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Wonder Woman – Review

5 Jun

The DC Extended Universe has had a bit of a hard time. Man of Steel was a cool movie, even though it suffered from some terrible pacing. Batman v. Superman: Dawn of Justice is a complete catastrophe after having sat through it more than once. Finally, Suicide Squad was, to me, fine but only as an action movie where you could switch off and just watch it without the use of any brain cells. Now we have Patty Jenkins’ newest edition to the franchise, Wonder Woman. For a while I had high hopes for this movie, but in the back of my mind I was really worried it was going to be another bomb for DC. I really had no reason to be worried. I know that now, because Wonder Woman knocked it out of the park as both a superhero film, and just as a well made movie in and of itself.

After the events of Batman v. Superman, Diana Prince, also known as Wonder Woman (Gal Gadot), is working in France at the Louvre. She receives a package from Bruce Wayne one day which shows her with a group of soldiers during World War I. Flashback to the Themyscira, the hidden island of Amazon warriors where Diana was born and raised by her mother Queen Hippolyta (Connie Nielsen) and trained to fight by her aunt, Antiope (Robin Wright). Things change for Diana when an Alllied pilot, Steve Trevor (Chris Pine) crashes within the borders of the island, bringing with him German soldiers that were in close pursuit of his plane. After a battle, Diana decides she must go with Steve to find and stop Ares, the God of War and enemy of the Amazons, who is responsible for the Great War and its continuation. Soon Diane and Steve are off and embattled in the trenches of World War I, where Diana shows who she really is, the Amazonian warrior now known as Wonder Woman.

I’m so pleased that the DCEU finally has a movie that really feels like it’s deeper than the most shallow aspects of its story telling. Wonder Woman is a movie filled with three dimensional characters, clear motivations, conflict, and actual themes that branch out from the singular idea of war. The character of Diana is wonderfully realized. We see her grow up on Themyscira, so by the time she’s an adult, we know who she is and what drives her. The same can be said about Steve Trevor. His explanations to Diana about the world and the brutal war that plagues it shows what his true intentions are. Gal Gadot is excellent as Wonder Woman and brings both a sense of naïvety and strength. This is Diana’s first taste of the outside world, and it’s interesting to see her character in this as opposed to who she was in Batman v. Superman. Chris Pine is also really good as Steve Trevor, and supplies a lot of laughs and a lot of character.

So, with the movie taking place during World War I, it would have been easy to make this a very somber and dark movie. That hasn’t stopped the DCEU film makers before, since they seem to want to make all these movies darker than they really need to be. Wonder Woman doesn’t take that route, which was a nice surprise. There’s plenty of drama in the film both on Themyscira and during the war in Europe, but it never gets too bogged down in melodrama. It’s all very appropriately placed. There’s also plenty of humor to be had as well, and it’s pretty good humor for the most part. The main complaint I do have for this movie is that it does seem to try to hard to have more moments than necessary of humor. Some jokes are stretched too long or could have been completely cut altogether. Many of the jokes do hit, but when the whole movie takes a break just to turn into a comedy routine, I kind of switched off. Luckily, there’s only a few instances of this, which is not nearly enough to be stressed too much.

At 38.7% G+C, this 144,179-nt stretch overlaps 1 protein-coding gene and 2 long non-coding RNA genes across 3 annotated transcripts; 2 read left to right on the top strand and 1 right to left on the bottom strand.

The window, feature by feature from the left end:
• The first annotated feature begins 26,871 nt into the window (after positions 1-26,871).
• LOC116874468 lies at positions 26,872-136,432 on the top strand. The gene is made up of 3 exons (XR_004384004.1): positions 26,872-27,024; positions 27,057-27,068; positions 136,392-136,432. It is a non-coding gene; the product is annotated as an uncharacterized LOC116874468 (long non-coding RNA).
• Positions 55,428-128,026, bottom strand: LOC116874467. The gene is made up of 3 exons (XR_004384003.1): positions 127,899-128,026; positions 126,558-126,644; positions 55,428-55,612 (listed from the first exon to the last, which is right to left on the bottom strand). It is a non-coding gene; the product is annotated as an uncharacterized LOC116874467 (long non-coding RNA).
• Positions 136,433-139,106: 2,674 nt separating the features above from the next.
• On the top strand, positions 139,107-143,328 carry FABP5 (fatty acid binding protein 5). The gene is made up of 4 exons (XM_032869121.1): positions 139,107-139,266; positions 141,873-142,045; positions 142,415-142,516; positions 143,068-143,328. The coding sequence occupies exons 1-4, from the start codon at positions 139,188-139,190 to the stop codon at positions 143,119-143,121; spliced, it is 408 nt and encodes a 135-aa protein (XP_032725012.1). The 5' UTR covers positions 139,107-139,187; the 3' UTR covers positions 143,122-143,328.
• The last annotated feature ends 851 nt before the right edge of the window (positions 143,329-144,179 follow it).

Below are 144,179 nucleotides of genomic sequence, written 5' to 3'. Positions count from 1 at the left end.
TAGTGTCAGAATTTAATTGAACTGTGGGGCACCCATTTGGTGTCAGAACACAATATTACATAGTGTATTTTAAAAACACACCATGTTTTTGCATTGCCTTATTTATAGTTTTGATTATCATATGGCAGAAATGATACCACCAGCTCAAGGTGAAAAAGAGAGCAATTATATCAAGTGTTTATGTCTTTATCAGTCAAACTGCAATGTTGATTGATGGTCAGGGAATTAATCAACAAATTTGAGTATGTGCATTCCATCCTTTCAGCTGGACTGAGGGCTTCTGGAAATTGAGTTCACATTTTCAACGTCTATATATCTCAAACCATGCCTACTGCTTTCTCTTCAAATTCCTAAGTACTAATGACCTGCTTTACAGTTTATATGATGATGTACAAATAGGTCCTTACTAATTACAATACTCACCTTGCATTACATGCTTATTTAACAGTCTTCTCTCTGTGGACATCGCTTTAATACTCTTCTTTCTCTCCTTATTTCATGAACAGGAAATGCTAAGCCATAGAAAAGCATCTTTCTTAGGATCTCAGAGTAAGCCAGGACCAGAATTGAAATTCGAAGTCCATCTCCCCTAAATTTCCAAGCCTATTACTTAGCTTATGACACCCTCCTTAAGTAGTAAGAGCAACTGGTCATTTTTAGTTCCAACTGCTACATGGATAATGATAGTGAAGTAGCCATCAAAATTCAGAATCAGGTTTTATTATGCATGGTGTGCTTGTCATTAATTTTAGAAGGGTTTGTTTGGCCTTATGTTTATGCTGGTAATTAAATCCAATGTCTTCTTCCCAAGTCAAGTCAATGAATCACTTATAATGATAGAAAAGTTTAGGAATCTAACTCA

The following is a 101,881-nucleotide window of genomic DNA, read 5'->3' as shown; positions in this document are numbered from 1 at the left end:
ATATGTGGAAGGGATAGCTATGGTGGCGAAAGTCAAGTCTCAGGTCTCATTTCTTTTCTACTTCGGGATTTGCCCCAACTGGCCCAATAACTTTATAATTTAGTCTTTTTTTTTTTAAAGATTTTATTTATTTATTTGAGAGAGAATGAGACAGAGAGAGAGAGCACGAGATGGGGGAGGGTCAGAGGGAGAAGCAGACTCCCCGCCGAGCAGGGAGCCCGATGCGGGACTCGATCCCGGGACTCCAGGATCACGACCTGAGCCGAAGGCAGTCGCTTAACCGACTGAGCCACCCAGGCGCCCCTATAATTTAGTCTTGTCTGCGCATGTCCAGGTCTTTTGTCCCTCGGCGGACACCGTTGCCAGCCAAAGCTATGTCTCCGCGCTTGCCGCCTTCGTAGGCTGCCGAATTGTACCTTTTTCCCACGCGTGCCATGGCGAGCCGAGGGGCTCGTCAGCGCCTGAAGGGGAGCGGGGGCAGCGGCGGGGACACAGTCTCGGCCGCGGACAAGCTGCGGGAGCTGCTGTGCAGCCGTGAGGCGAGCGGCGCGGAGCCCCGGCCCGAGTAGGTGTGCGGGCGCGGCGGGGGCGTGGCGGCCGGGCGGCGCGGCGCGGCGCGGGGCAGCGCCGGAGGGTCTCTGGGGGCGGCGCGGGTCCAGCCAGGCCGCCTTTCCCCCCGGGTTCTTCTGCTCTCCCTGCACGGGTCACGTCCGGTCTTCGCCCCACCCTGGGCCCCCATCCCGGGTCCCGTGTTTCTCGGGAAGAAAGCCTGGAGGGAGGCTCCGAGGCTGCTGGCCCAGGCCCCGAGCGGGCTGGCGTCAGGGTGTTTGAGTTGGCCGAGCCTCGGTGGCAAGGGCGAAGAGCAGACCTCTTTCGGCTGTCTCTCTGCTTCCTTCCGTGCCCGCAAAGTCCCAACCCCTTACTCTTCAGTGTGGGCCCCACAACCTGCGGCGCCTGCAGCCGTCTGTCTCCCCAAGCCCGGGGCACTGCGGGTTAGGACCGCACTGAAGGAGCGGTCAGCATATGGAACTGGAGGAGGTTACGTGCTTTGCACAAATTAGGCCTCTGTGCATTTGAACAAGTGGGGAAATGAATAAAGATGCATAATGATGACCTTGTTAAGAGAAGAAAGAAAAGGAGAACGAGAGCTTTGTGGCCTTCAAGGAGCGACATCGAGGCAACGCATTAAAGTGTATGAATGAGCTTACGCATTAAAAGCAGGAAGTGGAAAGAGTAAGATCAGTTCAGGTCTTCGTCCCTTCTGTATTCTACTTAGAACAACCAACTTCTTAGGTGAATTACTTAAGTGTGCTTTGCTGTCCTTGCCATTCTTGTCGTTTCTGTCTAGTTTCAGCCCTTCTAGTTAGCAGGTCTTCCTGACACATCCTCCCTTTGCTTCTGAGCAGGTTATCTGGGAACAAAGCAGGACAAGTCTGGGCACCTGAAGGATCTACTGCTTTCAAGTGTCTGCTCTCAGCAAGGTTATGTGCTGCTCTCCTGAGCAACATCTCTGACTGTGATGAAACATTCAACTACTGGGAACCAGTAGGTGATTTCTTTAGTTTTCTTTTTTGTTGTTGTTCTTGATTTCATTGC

With this being a superhero movie, the action better be good. That’s one thing I think the DCEU has had going for it. A lot of people disagree with me on this, but I think the action in all three of the franchise’s movies leading up to this one had good action. Wonder Woman also has great action set pieces that are combined with some really over the top special effects, which may not be everyone’s cup of tea. Some of the CGI is noticeably CGI, but it creates an almost otherworldy visual flair which works for some of the most over the top action sequences. Slow motion and tricky camera work is also utilized to show just how powerful Wonder Woman is, and it’s a blast to watch. All I’ve seen by Patty Jenkins before this is Monster, so I had no idea she could create action scenes this well. They really are a treat to watch.

Wonder Woman is exactly what I wanted it to be and more. This was a swashbuckling, heartfelt super hero movie with brains, brawn, and wonderfully realized characters that are believable, even in a movie about Wonder Woman. The DCEU better look at this movie and see that this is how their movies need to be made. Superhero films just can’t rely on crazy action and recognizable names and faces. They need way more than that, and Wonder Woman delivers. In a world where Hollywood is oversaturated with superhero film, Wonder Woman is a reminder of just how well these movies can be done.